Sorry, I meant to say WITHOUT using tubes or convertors.

  • Don Reichert April 7, 2011 12:20 am

    I have a question about lenes. Does anyone know of a len with a EOS mount that you can get 2:1 (2X) macro. I know Canon has their MP-E 65mm 1-5X, but the 5:1 is a little overkill, and the lens in only a macro. Was looking for something that could alos be used as a standard lens, but have 2X macro with tubes or teleconvertors. Any help would be great.

  • Glenn72 November 27, 2010 02:55 am

    Doesn't seem to be working

  • Glenn72 November 27, 2010 02:54 am

    photo here

  • Glenn72 November 27, 2010 02:53 am

    My very first attempt at Macro Photography using Extension Tubes

  • Sara April 12, 2010 12:46 am


    I'm a beginner and just have a compact point and shoot made by samsung that appears to have pretty limited 'manual mode' options.

    I've used the macro mode some, for taking product pics for my Etsy store, but have ran into one hang up and am not sure if I'm doing something wrong. If I try to zoom in on the subject while in macro mode it will NOT focus. The only way to keep it in focus and not get blurry is by not using any zoom at all, and just getting as close to the subject as possible. Which I could live with except that I or the camera then create a shadow over the subject and I have to try to rotate stuff (me or the subject or the light source)
    around to get away from that.

    I'm managing but didn't know if anyone else had experienced this or would know what I'm doing wrong - obviously if I wanted to take a macro shot of a bug the option to rotate it or me, or the option of getting in super close may not really be there! I want to be able to zoom clear in and have it still be in focus darn it! :)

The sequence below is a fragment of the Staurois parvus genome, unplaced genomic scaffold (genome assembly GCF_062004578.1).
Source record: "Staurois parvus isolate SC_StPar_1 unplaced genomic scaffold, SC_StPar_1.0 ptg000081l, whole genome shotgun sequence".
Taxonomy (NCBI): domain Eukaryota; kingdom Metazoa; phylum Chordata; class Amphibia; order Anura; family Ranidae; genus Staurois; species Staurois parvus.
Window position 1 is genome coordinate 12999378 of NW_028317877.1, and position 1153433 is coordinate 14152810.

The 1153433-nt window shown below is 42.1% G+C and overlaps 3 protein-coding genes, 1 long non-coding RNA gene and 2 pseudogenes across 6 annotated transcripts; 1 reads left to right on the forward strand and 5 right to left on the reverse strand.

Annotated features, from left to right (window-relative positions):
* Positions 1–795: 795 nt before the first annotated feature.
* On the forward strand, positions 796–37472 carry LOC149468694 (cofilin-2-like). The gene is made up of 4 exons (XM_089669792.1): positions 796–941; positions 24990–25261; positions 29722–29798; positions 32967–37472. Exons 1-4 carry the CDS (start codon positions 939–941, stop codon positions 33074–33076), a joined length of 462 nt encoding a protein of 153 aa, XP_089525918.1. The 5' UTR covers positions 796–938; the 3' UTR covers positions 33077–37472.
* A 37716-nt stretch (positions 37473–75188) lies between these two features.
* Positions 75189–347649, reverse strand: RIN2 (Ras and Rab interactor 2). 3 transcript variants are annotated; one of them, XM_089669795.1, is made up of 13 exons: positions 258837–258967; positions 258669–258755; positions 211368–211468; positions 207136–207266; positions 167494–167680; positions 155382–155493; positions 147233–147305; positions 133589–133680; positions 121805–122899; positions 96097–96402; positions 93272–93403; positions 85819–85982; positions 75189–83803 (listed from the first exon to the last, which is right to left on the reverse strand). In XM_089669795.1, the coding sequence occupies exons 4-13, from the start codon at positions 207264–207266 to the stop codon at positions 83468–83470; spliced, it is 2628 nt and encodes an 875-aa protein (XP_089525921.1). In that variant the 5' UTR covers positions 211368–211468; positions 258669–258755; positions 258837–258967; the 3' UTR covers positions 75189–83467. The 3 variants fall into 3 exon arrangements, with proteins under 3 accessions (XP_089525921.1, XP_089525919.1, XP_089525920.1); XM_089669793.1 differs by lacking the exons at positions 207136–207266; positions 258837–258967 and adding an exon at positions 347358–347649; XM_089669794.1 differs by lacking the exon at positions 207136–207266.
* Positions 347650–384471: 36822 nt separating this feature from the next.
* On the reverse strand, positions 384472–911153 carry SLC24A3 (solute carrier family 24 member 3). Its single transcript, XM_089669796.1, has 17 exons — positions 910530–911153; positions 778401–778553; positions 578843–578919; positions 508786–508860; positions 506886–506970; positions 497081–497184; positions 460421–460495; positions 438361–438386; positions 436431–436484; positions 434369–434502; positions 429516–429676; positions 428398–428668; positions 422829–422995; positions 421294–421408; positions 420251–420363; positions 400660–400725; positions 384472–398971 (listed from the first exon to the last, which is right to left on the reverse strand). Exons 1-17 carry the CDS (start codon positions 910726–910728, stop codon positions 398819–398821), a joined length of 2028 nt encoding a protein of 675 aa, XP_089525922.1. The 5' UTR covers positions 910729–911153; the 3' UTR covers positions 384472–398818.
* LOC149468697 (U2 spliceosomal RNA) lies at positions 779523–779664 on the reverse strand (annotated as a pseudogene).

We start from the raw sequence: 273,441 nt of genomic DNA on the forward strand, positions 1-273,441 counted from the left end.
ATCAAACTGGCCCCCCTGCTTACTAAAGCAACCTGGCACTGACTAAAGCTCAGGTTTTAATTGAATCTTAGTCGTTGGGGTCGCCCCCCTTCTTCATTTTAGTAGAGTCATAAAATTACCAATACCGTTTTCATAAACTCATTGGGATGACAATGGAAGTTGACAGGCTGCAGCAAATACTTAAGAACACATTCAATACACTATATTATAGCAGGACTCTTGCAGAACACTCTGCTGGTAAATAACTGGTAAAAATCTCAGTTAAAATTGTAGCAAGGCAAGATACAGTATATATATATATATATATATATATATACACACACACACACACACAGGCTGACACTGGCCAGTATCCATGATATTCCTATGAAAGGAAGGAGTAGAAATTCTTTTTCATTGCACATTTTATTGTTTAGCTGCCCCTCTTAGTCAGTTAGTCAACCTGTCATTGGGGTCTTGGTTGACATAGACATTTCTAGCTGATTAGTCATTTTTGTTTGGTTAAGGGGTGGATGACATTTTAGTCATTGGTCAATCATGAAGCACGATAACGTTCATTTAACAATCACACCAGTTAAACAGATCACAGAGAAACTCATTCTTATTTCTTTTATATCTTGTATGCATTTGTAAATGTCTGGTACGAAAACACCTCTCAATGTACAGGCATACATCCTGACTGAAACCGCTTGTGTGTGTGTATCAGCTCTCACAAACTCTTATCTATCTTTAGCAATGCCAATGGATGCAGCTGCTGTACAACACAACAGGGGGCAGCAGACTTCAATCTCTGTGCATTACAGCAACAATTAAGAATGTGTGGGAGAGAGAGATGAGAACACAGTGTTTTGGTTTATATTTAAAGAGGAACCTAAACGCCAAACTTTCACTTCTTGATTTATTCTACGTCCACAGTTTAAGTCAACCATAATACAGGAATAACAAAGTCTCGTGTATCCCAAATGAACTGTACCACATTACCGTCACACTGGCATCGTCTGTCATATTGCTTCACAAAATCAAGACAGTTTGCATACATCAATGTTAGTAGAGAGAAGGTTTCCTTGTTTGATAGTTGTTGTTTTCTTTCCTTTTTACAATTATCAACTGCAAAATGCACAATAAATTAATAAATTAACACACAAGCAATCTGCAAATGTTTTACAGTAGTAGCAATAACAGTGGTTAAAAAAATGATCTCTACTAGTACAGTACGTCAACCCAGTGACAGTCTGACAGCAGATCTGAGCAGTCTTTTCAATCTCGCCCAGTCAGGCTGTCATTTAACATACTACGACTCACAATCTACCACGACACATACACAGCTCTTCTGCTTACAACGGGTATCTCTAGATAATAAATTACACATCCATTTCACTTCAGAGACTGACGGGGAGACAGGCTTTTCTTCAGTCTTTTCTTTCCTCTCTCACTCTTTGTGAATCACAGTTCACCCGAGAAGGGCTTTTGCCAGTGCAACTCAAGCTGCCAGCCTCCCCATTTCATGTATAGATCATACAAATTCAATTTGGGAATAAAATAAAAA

And actually - now that I'm playing with my camera - if I'm zoomed in all the way (macro mode or not) it refuses to focus. I'm lost!

  • Pam April 10, 2010 01:31 am

    I have just started to experiment with Macro photography on my Canon PowerShot SX 20 IS. I have a macro setting, but you are right, once I am in that mode, I have no control over any other settings. I have had some decent shots, but not exactly what I was hoping for. The shots are more like close-up than macro. Will keep experimenting. I learn something new everytime I read this site. Thanks for making me feel like a am part of a photography community of friends!

  • Mike Betourne April 4, 2010 05:33 am

    Can you tell me if the MASSA focusing rail is A good buy ,or if it is of good quality to use with my Sony 100mm2.8 macro lens?

  • DPStudent March 9, 2010 07:02 am

    Very nice macro tutorial,

    @mike_nesbitt - i guess that for insects you would want to get as much distance from your subject as possible, meaning the longer focal length the better. So maybe you should consider 180mm. One thing to note that with longer focal length comes shallower depth of field meaning smaller portion of the insect in sharp focus.

    I use 50mm 'true' macro lens 1:1, but for insects i try to use Sigma 70-300mm 1:2 'close-up' lens. It may not give the biggest subject (2x smaller as the 'true' macro lens) but it is a great budget option. Only issue around 200mm or 300mm is that shake becomes visible, meaning tripod is a must.

    Here are a couple more tips regarding shooting macros

    Top 20 Photography tips on shooting macros

  • mike nesbitt July 1, 2009 01:50 am

    Good work Barrie.
    I am going to get into macro in the near future.